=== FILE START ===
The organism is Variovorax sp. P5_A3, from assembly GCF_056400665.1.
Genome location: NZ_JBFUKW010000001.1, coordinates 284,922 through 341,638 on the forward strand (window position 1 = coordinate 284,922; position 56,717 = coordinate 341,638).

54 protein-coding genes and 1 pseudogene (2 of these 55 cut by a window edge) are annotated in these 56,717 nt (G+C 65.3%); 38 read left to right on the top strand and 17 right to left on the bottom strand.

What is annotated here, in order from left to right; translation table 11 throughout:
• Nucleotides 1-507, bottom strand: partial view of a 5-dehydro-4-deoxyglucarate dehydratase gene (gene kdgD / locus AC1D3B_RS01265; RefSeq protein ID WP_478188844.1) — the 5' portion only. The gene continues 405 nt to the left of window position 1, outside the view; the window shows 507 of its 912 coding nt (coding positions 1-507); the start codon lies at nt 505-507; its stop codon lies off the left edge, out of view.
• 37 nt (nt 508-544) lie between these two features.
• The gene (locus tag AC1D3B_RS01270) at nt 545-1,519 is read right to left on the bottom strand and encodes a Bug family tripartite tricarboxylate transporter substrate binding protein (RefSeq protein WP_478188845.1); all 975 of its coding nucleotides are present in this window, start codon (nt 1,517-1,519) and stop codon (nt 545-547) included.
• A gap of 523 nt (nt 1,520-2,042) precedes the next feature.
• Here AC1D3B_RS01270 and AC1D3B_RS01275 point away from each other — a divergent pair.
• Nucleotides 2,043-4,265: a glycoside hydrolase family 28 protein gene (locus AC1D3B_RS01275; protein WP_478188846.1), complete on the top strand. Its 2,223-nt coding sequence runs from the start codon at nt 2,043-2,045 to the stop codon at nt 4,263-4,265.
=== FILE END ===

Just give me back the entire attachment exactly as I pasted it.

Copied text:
The organism is Variovorax sp. P5_A3, from assembly GCF_056400665.1.
Genome location: NZ_JBFUKW010000001.1, coordinates 284,922 through 341,638 on the forward strand (window position 1 = coordinate 284,922; position 56,717 = coordinate 341,638).

54 protein-coding genes and 1 pseudogene (2 of these 55 cut by a window edge) are annotated in these 56,717 nt (G+C 65.3%); 38 read left to right on the top strand and 17 right to left on the bottom strand.

What is annotated here, in order from left to right; translation table 11 throughout:
• Nucleotides 1-507, bottom strand: partial view of a 5-dehydro-4-deoxyglucarate dehydratase gene (gene kdgD / locus AC1D3B_RS01265; RefSeq protein ID WP_478188844.1) — the 5' portion only. The gene continues 405 nt to the left of window position 1, outside the view; the window shows 507 of its 912 coding nt (coding positions 1-507); the start codon lies at nt 505-507; its stop codon lies off the left edge, out of view.
• 37 nt (nt 508-544) lie between these two features.
• The gene (locus tag AC1D3B_RS01270) at nt 545-1,519 is read right to left on the bottom strand and encodes a Bug family tripartite tricarboxylate transporter substrate binding protein (RefSeq protein WP_478188845.1); all 975 of its coding nucleotides are present in this window, start codon (nt 1,517-1,519) and stop codon (nt 545-547) included.
• A gap of 523 nt (nt 1,520-2,042) precedes the next feature.
• Here AC1D3B_RS01270 and AC1D3B_RS01275 point away from each other — a divergent pair.
• Nucleotides 2,043-4,265: a glycoside hydrolase family 28 protein gene (locus AC1D3B_RS01275; protein WP_478188846.1), complete on the top strand. Its 2,223-nt coding sequence runs from the start codon at nt 2,043-2,045 to the stop codon at nt 4,263-4,265.